Had to post a link to this interesting post by David Forbes about writing book proposals (linked by someone on Twitter, argh, can’t recall who). I’ve never tried to write a series — though I did think, once upon a time, that my first, now-abandoned novel might have been the first of three — and I’m always intrigued by hearing how series-writers conceive of their work. But I wanted to link to this post specifically because I finally found someone who writes even longer and more detailed outlines than I do! Forbes says:
My outlines usually run about 30 to 40 single spaced pages, with bullet points for each chapter detailing what happens, along with character sketches or other plot reminders.
That is seriously impressive. I think I have outline envy; mine are usually more like 10-15 pages. (My first outline for Alcestis was 14 pages; my outline for Killingly, revised more than three times already, is 11.) But I outline for the same reasons Forbes does, which he describes as follows:
The outlines are pretty meaty, and I sweat out all of the little details in this form because it’s easier to figure out on page 28 of the outline that something is going really wrong than writing without an outline and getting to page 350 and realizing the same thing. I’m a plotty writer, so it’s easier to fix problems in the outline first. It also makes the writing of the actual book much easier, since most of the problems have already been solved. That’s not to say that other problems don’t crop up along the way, or characters need to change, or new ones need to be added (all of which happen), but I usually don’t have any big problems to deal with once I get started.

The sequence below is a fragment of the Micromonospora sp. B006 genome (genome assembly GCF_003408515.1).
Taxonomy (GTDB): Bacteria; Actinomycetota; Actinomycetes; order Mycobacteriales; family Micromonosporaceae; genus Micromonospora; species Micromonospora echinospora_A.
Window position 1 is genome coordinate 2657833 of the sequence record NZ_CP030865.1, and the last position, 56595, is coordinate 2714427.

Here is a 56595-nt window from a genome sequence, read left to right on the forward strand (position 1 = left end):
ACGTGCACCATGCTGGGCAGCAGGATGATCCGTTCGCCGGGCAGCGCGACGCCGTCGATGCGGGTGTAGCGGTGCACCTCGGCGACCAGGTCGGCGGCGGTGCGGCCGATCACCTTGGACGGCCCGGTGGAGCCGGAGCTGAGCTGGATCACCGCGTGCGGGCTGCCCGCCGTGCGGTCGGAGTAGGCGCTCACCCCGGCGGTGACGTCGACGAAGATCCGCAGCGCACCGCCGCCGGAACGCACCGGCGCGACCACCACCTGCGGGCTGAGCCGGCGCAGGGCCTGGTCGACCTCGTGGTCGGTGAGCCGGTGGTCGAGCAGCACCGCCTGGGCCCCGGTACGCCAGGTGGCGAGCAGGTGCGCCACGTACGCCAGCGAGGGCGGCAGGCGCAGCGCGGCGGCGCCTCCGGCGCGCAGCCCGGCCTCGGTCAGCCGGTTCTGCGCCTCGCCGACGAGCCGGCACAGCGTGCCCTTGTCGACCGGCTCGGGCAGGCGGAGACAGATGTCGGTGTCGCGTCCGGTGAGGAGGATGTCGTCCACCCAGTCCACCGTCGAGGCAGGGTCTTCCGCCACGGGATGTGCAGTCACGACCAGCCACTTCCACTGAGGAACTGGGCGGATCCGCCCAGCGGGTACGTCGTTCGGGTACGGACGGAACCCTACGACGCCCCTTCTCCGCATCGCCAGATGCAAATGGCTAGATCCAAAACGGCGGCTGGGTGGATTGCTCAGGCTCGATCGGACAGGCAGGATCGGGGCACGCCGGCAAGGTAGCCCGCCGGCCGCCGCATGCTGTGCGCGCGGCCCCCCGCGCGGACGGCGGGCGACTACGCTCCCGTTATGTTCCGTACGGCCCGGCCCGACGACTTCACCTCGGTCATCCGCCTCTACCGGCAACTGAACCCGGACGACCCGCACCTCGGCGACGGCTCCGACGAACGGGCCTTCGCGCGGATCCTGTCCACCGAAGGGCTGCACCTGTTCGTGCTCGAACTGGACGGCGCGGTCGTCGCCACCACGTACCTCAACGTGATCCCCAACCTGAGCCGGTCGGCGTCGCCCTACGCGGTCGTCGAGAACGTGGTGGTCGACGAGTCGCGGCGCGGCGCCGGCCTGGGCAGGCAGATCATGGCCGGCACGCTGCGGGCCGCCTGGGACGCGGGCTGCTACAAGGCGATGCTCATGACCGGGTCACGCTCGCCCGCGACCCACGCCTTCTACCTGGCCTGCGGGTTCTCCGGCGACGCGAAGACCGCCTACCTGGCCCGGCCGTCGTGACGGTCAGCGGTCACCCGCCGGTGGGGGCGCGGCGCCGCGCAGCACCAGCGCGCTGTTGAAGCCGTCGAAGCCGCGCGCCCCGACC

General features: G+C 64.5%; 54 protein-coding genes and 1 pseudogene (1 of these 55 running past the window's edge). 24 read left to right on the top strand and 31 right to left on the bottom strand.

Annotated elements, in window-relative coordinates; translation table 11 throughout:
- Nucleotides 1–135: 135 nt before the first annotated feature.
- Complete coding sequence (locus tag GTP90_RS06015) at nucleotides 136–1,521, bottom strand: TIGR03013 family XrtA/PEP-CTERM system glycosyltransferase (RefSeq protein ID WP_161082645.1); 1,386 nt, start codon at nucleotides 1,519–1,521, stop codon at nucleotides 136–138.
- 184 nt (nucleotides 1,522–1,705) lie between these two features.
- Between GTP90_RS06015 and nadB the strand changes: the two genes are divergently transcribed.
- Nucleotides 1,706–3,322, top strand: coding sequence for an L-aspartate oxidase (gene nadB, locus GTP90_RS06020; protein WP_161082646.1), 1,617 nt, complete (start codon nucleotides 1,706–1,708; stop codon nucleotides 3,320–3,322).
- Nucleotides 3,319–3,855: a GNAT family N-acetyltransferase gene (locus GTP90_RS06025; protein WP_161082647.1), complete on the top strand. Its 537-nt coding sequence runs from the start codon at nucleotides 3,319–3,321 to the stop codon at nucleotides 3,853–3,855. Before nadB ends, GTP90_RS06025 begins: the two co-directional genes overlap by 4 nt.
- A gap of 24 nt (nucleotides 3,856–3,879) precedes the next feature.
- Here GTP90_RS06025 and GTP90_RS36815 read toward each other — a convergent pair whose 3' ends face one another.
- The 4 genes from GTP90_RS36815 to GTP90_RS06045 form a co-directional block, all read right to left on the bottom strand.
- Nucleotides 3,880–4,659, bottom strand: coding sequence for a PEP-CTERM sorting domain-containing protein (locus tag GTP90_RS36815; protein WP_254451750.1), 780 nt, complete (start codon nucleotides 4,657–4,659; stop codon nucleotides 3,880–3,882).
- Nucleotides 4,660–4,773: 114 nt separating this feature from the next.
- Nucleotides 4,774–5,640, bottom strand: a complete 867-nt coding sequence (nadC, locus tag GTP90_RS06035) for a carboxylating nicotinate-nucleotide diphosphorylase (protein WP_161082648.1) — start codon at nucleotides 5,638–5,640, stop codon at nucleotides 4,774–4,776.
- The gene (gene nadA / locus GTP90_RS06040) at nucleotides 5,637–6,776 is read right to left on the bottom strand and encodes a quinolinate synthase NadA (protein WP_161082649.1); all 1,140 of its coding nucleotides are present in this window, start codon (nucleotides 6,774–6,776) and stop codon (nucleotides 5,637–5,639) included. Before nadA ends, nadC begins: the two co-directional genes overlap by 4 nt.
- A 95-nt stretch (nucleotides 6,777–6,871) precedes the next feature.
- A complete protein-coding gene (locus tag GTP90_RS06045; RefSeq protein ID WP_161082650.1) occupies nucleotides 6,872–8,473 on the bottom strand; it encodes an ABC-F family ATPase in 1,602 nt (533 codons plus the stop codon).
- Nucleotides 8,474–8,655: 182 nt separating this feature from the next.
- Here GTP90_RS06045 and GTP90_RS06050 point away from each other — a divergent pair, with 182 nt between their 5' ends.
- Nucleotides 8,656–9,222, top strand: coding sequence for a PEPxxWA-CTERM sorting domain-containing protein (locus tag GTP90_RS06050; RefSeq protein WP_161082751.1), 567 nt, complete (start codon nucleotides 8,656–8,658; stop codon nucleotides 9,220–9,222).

Notably, though, the post itself is primarily about writing book proposals — a task that even Forbes, with his detailed outlines, finds tiresome. It’s kind of a truism of any writing process, I think — the hardest thing to do is to sum up complex ideas (or a complex plot) briefly, without misrepresenting it, while not stripping away all the interesting parts. This is true of novels, dissertations, and people, since cover letters for jobs demand the same kind of performance.
Finding a good way to summarize the “hook” of your work is even harder. Here’s a great post from Justine Musk describing her own experience trying to refine a 1-2 sentence version of her story.